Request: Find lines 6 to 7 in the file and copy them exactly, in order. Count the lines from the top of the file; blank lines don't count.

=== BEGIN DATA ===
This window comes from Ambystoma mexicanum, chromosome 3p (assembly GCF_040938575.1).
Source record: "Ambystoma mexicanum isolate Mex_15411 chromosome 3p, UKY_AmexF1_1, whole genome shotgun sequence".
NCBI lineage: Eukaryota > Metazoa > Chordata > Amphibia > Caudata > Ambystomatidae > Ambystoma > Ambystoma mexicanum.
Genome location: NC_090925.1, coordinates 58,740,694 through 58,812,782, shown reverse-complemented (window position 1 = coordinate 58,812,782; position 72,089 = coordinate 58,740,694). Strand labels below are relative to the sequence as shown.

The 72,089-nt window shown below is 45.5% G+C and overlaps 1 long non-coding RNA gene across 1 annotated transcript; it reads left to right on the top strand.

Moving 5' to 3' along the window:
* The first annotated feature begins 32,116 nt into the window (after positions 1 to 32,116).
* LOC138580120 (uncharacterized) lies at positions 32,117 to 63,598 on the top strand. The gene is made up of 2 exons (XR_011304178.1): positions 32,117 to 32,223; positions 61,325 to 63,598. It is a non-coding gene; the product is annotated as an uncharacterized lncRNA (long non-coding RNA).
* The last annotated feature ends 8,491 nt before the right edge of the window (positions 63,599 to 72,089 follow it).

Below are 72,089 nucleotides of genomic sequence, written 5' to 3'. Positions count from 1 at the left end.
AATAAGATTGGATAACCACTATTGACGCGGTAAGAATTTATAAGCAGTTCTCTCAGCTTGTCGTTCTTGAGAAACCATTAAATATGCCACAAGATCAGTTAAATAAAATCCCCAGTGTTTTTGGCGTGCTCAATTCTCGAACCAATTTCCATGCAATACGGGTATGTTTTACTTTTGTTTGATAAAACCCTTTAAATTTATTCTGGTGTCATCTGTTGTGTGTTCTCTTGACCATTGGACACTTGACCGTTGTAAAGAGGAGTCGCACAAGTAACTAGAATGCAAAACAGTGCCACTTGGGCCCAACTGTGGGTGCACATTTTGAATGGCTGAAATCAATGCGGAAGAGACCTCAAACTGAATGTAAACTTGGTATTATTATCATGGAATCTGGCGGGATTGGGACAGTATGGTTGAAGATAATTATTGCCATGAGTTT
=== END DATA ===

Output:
Moving 5' to 3' along the window:
* The first annotated feature begins 32,116 nt into the window (after positions 1 to 32,116).